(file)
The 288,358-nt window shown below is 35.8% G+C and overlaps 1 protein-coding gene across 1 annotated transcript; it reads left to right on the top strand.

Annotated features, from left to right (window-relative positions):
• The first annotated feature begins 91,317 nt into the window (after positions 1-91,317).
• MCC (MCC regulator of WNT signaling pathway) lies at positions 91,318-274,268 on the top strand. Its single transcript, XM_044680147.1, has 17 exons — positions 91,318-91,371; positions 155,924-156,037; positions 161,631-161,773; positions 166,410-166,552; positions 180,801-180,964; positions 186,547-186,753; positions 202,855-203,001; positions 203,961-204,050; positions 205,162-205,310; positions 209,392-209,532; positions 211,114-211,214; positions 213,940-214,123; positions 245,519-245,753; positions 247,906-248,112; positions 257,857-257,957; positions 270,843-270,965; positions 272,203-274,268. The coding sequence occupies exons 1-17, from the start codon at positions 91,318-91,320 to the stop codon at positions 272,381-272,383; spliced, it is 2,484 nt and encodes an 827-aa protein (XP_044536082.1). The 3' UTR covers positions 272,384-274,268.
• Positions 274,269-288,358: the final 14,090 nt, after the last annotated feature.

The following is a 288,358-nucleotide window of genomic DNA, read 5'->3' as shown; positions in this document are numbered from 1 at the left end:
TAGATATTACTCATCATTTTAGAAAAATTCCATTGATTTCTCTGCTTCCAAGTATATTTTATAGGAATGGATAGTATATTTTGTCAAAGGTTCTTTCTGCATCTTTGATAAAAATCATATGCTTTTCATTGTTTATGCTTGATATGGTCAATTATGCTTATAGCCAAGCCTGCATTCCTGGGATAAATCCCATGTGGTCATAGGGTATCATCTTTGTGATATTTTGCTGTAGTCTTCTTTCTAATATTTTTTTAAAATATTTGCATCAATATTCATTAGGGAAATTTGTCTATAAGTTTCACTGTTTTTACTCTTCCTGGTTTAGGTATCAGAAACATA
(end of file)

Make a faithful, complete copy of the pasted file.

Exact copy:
The 288,358-nt window shown below is 35.8% G+C and overlaps 1 protein-coding gene across 1 annotated transcript; it reads left to right on the top strand.

Annotated features, from left to right (window-relative positions):
• The first annotated feature begins 91,317 nt into the window (after positions 1-91,317).
• MCC (MCC regulator of WNT signaling pathway) lies at positions 91,318-274,268 on the top strand. Its single transcript, XM_044680147.1, has 17 exons — positions 91,318-91,371; positions 155,924-156,037; positions 161,631-161,773; positions 166,410-166,552; positions 180,801-180,964; positions 186,547-186,753; positions 202,855-203,001; positions 203,961-204,050; positions 205,162-205,310; positions 209,392-209,532; positions 211,114-211,214; positions 213,940-214,123; positions 245,519-245,753; positions 247,906-248,112; positions 257,857-257,957; positions 270,843-270,965; positions 272,203-274,268. The coding sequence occupies exons 1-17, from the start codon at positions 91,318-91,320 to the stop codon at positions 272,381-272,383; spliced, it is 2,484 nt and encodes an 827-aa protein (XP_044536082.1). The 3' UTR covers positions 272,384-274,268.
• Positions 274,269-288,358: the final 14,090 nt, after the last annotated feature.

The following is a 288,358-nucleotide window of genomic DNA, read 5'->3' as shown; positions in this document are numbered from 1 at the left end:
TAGATATTACTCATCATTTTAGAAAAATTCCATTGATTTCTCTGCTTCCAAGTATATTTTATAGGAATGGATAGTATATTTTGTCAAAGGTTCTTTCTGCATCTTTGATAAAAATCATATGCTTTTCATTGTTTATGCTTGATATGGTCAATTATGCTTATAGCCAAGCCTGCATTCCTGGGATAAATCCCATGTGGTCATAGGGTATCATCTTTGTGATATTTTGCTGTAGTCTTCTTTCTAATATTTTTTTAAAATATTTGCATCAATATTCATTAGGGAAATTTGTCTATAAGTTTCACTGTTTTTACTCTTCCTGGTTTAGGTATCAGAAACATA